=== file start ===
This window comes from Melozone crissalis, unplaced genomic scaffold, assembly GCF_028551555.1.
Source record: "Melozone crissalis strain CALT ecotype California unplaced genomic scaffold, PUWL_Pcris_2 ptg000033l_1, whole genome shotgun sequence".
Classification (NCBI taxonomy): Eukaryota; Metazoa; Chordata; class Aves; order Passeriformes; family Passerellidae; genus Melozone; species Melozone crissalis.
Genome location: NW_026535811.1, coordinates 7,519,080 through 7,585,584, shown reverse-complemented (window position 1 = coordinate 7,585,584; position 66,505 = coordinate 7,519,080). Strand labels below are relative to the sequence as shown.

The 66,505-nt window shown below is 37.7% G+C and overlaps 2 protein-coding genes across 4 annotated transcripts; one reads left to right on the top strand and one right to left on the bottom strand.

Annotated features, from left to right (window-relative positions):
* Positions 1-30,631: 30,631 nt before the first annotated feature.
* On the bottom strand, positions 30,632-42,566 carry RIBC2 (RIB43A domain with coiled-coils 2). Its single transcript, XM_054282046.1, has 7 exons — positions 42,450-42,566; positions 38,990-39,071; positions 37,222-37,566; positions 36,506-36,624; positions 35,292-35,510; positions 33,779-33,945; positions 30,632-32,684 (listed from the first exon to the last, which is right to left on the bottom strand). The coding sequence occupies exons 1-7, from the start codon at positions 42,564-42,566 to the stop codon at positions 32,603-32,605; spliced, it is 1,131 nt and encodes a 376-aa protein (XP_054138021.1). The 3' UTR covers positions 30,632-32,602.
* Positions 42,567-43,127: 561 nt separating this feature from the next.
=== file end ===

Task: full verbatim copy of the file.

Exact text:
This window comes from Melozone crissalis, unplaced genomic scaffold, assembly GCF_028551555.1.
Source record: "Melozone crissalis strain CALT ecotype California unplaced genomic scaffold, PUWL_Pcris_2 ptg000033l_1, whole genome shotgun sequence".
Classification (NCBI taxonomy): Eukaryota; Metazoa; Chordata; class Aves; order Passeriformes; family Passerellidae; genus Melozone; species Melozone crissalis.
Genome location: NW_026535811.1, coordinates 7,519,080 through 7,585,584, shown reverse-complemented (window position 1 = coordinate 7,585,584; position 66,505 = coordinate 7,519,080). Strand labels below are relative to the sequence as shown.

The 66,505-nt window shown below is 37.7% G+C and overlaps 2 protein-coding genes across 4 annotated transcripts; one reads left to right on the top strand and one right to left on the bottom strand.

Annotated features, from left to right (window-relative positions):
* Positions 1-30,631: 30,631 nt before the first annotated feature.
* On the bottom strand, positions 30,632-42,566 carry RIBC2 (RIB43A domain with coiled-coils 2). Its single transcript, XM_054282046.1, has 7 exons — positions 42,450-42,566; positions 38,990-39,071; positions 37,222-37,566; positions 36,506-36,624; positions 35,292-35,510; positions 33,779-33,945; positions 30,632-32,684 (listed from the first exon to the last, which is right to left on the bottom strand). The coding sequence occupies exons 1-7, from the start codon at positions 42,564-42,566 to the stop codon at positions 32,603-32,605; spliced, it is 1,131 nt and encodes a 376-aa protein (XP_054138021.1). The 3' UTR covers positions 30,632-32,602.
* Positions 42,567-43,127: 561 nt separating this feature from the next.